Monday, September 1, 2008
A round-up of what John McCain wish he knew about Sarah Palin before he chose her:
1. She'll have to testify in the Alaksa Legislature's investigation of her abuse-of-power.
2. She was for the Bridge to Nowhere before she was against it, and then she wasn't really against the money for it.
3. There was an effort to recall her as mayor of Wasillia.
4. She abused her power as Mayor of Wasillia as well.
5. She doesn't know when the Pledge of Allegiance was written.
6. Her 17 year old daughter is 5 months pregnant.
7. Members of the Alaska Republican political establishment believe that she is incompetent.
To be updated as more facts emerge!
Saturday, August 30, 2008
From the Anchorage Daily News:
The early morning news of McCain's pick sent jaws dropping throughout Alaska, with friends waking up friends with "Oh my God, have you heard?" phone calls.
State House Speaker John Harris, a Republican from Valdez, was astonished at the news. He didn't want to get into the issue of her qualifications.
"She's old enough," Harris said. "She's a U.S. citizen."
That's a comforting endorsement. I posted a diary on Daily Kos about the article here.
Thursday, August 28, 2008
"Sen. McCain likes to talk about judgement, but really, what does it say about your judgment when you think George Bush was right more than 90% of the time? I don't know about you, but I'm not ready to take a 10% chance on change."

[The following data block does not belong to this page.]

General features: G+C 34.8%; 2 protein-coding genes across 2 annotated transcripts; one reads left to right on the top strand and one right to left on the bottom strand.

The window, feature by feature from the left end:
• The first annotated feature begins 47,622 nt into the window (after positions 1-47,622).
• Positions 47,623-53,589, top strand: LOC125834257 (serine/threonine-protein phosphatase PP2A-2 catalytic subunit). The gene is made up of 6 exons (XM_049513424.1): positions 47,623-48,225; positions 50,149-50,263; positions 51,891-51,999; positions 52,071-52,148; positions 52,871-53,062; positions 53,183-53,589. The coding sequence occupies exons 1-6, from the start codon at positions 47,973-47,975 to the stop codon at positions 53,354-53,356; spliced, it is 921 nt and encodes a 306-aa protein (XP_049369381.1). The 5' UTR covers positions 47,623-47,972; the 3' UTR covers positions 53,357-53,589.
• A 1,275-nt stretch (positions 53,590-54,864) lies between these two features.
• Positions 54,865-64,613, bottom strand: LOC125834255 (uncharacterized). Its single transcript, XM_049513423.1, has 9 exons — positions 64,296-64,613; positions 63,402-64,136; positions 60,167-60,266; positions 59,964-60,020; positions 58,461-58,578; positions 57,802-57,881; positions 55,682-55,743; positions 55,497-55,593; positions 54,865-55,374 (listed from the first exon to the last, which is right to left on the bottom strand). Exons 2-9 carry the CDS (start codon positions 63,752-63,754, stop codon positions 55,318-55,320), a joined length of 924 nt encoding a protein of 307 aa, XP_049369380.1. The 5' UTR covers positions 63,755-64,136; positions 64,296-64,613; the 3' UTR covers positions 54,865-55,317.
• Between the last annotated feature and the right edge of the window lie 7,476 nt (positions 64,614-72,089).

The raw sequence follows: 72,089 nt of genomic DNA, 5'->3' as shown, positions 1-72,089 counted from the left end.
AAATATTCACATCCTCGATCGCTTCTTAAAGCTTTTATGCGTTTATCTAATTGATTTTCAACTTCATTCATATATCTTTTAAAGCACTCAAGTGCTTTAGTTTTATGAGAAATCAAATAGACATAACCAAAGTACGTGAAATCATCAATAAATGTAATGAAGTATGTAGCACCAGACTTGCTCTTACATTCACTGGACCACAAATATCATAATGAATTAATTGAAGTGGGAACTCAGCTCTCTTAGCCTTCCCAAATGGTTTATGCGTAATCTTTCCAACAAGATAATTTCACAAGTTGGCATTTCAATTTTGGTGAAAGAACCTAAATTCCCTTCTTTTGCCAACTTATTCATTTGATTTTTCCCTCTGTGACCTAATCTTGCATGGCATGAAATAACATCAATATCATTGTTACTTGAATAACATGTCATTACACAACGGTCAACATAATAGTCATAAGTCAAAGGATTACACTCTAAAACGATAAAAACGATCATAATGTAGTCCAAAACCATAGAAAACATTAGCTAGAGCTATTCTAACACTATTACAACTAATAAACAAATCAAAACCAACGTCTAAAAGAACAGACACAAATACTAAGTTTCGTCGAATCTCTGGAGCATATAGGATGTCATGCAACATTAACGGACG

Tuesday, August 26, 2008
Sunday, August 24, 2008
Obama's selection of Joe Biden as his Vice Presidential nominee is a safe bet. Biden is articulate if not a little verbose, experienced, reputedly knowledgeable about a variety of affairs, Catholic, and one of the least wealthy members of the Senate, which is a plus in a campaign where elitism has become a four letter word.
But where does that leave McCain and his choice for a running mate? He's in a tough spot. Romney would bring the ticket's combined residential properties to somewhere around 15. The exact number would have to be confirmed with McCain's staff. And many evangelical Christians are still uncomfortable with Romney's Mormon faith. Pawlenty? Seems too shallow, and wouldn't stack up well against Biden. Palin? Too green. Crist? Too gay. Lieberman? Too Democratic for conservative Republicans even though he's not Democratic enough for most Democrats. Jindal? Why would he bother now? Whitman and Fiorina? Too inexperienced, with mixed records as business leaders and both are pro-choice. Republican female U.S. Senators Snowe, Collins, Murkowski, Hutchinson, or Dole? None would bring much to the ticket.
My bet is Romney. If selected, we can expect to hear a great deal about his multiple homes.
Thursday, August 21, 2008
Words of caution for both Obama and McCain from Western Pennsylvania:
Mr. Obama is an Ivy League-educated lawyer campaigning in towns where an eighth-grade education and a sturdy back once purchased a good life. And he talks of soaring hope to people mistrustful of the same.